Flight Sergeant Kenneth Duirs McDONALD

Service No: 11095
Born: Birchip VIC, 2 September 1912
Enlisted in the RAAF: 18 July 1940
Unit: No. 24 Squadron, operating from Port Moresby
Died: Air Operations: (No. 24 Squadron Hudson aircraft A16-91), Gasmata New Guinea, 11 February 1942, Aged 29 Years
Buried: Rabaul (Bita Paka) War Cemetery, PNG
CWGC Additional Information: Son of Norman and Isabella McDonald.
Roll of Honour: Birchip VIC
Remembered: Panel 102, Commemorative Area, Australian War Memorial, Canberra ACT

On the 11th three Hudsons led by Wing Commander John Margrave Lerew (73) (Commanding Officer No. 24 Squadron, flying in A16-91), with Flight Lieutenant William Pedrina (264) and Flying Officer Gibson (A16-126) piloting the others, again attacked Gasmata and made the first mast-height attack on enemy shipping in the New Guinea campaign. One of the crews put four bombs across one transport directly amidships, another made a direct hit amidships on a second transport, while the third aircraft made a low-level sweep over the first transport using incendiary ammunition which set the ship on fire. Both ships were enveloped in clouds of black smoke. As the Hudsons climbed away they were intercepted by five or six enemy fighters. Pedrina’s aircraft was attacked several times. His gunners shot down one of the aircraft in flames and probably destroyed another. The crew saw Gibson’s aircraft, with one engine on fire and enemy fighters pursuing it, dive steeply into a hillside. Gibson and his crew—Pilot Officer Thorn and Sergeants Quail and Coutie—were all killed.

Lerew was just bringing his Hudson out from the attack when his second pilot, Flying Officer Watt, reported that it was on fire. While Lerew took evasive action to throw off an enemy fighter, Watt broke the window and tried to put the flames out with a hand extinguisher. When this failed and the intensity of the fire increased, Lerew ordered the crew to abandon the aircraft. Watt and the two other crew members, Sergeants McDonald and Henry, then moved to the rear door to bale out. As the flames reached the cockpit Lerew, using the control column as a step, climbed up and tried to force himself through the window. The Hudson went into a dive so he pulled the column back with his feet, kicked the trimming tab and, as the aircraft climbed again, pushed his way through the window and baled out. In landing he fell into a tree and was suspended above the ground by his parachute with his “Mae West” life-jacket almost choking him, but he succeeded in getting free by pulling himself up into the branches of the tree. There was no sign of any of his crew. Living off the jungle, and several times evading parties of Japanese troops, he endured hunger and exhaustion until found by some friendly natives who eventually guided him to a coast watcher’s post. Nine days after he had been officially posted missing, he arrived back at Port Moresby in a schooner. The other members of the crew were lost.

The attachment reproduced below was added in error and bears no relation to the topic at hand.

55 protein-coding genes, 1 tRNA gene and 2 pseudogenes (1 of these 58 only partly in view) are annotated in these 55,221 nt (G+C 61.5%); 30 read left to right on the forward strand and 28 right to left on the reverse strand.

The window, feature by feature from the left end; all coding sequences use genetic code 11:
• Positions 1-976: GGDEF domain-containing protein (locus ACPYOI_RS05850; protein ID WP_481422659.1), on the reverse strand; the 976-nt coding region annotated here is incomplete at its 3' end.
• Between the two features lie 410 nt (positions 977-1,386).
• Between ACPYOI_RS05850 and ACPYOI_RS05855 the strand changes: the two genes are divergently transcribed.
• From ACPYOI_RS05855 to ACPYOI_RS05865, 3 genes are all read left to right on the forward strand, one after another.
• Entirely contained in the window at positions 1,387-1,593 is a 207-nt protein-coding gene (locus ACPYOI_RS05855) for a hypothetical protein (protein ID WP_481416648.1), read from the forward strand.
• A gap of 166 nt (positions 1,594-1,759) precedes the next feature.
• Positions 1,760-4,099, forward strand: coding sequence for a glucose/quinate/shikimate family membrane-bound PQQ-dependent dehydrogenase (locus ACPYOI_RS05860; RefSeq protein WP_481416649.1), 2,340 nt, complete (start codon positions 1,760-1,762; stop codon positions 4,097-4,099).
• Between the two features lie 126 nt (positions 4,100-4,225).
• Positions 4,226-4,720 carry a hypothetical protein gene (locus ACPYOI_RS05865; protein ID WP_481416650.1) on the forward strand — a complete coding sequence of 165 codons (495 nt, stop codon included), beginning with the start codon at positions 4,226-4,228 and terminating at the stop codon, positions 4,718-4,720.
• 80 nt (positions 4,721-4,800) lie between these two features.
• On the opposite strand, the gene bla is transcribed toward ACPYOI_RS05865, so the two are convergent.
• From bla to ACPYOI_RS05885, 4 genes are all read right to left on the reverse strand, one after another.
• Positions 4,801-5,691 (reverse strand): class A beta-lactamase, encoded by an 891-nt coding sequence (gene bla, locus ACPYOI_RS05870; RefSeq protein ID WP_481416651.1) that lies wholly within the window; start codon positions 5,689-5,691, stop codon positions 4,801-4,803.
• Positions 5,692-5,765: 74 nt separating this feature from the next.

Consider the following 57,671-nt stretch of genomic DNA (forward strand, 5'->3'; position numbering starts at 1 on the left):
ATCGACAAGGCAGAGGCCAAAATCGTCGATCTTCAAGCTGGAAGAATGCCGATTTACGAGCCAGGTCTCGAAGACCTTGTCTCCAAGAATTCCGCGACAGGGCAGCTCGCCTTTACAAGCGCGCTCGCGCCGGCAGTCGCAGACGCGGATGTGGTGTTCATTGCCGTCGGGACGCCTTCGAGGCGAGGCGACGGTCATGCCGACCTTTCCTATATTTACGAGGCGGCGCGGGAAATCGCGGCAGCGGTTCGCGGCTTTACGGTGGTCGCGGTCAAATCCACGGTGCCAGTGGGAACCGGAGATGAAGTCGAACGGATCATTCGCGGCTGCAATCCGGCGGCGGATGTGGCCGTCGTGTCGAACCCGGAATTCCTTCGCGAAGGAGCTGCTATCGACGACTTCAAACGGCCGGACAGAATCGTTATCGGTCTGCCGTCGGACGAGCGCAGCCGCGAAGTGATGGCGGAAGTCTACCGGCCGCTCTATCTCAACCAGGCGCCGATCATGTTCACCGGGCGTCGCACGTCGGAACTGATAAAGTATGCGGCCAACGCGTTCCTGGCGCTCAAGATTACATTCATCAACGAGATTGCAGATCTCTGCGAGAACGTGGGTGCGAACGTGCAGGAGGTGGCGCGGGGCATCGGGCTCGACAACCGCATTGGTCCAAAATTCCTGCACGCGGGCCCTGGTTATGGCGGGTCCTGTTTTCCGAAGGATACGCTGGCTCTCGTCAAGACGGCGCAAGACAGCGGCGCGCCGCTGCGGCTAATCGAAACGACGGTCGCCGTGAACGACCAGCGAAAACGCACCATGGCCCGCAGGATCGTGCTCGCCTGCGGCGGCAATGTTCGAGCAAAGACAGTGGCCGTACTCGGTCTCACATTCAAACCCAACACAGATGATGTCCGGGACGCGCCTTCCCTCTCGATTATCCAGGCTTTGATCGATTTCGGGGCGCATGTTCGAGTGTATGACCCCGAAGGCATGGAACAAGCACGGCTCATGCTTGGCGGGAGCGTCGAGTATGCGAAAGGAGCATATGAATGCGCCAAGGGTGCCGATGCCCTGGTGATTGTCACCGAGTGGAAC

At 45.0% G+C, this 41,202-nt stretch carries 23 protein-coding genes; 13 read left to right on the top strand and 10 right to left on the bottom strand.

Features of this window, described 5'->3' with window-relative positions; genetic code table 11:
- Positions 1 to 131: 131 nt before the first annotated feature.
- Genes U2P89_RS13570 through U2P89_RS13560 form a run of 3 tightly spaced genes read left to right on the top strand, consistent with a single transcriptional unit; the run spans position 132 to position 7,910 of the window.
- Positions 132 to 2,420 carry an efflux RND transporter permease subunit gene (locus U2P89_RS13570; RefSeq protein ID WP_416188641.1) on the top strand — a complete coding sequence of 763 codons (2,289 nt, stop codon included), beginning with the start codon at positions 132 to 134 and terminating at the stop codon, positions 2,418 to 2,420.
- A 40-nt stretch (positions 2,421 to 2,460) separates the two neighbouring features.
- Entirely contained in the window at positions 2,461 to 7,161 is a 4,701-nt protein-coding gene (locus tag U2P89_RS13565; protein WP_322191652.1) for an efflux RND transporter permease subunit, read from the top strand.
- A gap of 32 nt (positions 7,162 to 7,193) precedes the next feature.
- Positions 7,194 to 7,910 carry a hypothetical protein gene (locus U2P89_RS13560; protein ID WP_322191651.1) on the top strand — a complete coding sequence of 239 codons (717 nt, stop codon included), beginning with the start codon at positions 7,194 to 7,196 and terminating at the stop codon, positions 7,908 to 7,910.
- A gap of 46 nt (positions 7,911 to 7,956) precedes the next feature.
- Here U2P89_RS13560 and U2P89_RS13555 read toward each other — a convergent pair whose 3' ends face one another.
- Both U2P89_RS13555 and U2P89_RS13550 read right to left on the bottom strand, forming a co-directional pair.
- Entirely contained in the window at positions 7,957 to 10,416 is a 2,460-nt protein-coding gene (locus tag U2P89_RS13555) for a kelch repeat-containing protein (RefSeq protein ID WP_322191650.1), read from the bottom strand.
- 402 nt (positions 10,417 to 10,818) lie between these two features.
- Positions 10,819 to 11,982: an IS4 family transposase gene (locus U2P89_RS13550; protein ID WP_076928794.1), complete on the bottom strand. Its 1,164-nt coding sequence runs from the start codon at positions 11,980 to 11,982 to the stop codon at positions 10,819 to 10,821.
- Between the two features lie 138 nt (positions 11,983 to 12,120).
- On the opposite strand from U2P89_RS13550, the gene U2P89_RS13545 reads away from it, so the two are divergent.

Extract from Gillison, D.N. (Douglas Napier) (254475) Royal Australian Air Force 1939-1942, Australian War Memorial, Canberra, 1962 – Pages 450-1

The crew members of A16-91 were:

Sergeant Raymond Cherrington Henry (416181) (Wireless Air Gunner)
Wing Commander John Margrave Lerew (73) (Pilot) Baled Out, Discharged from the RAAF: 8 November 1946
Sergeant Kenneth Duirs McDonald (11095) (Wireless Air Gunner)
Flying Officer William Albert James Watt (270846) (Observer)

No. 24 Squadron lost Hudson A16-126 (Flying Officer Graham Ian Gibson (290657) (Pilot)) on 11 February 1942.


Australian War Memorial Roll of Honour On-Line Records
Commonwealth War Graves Commission On-Line Records
Department of Veteran’s Affairs On-Line WWII Nominal Roll
National Archives of Australia On-Line Record A705, 163/141/455


Vincent, D. (David) The RAAF Hudson Story Book 1, D. Vincent Highbury SA 5089, 1989
Wilson, S. (Stewart) Anson, Hudson and Sunderland in Australian Service, Aerospace Publications Weston Creek ACT 2611, 1992

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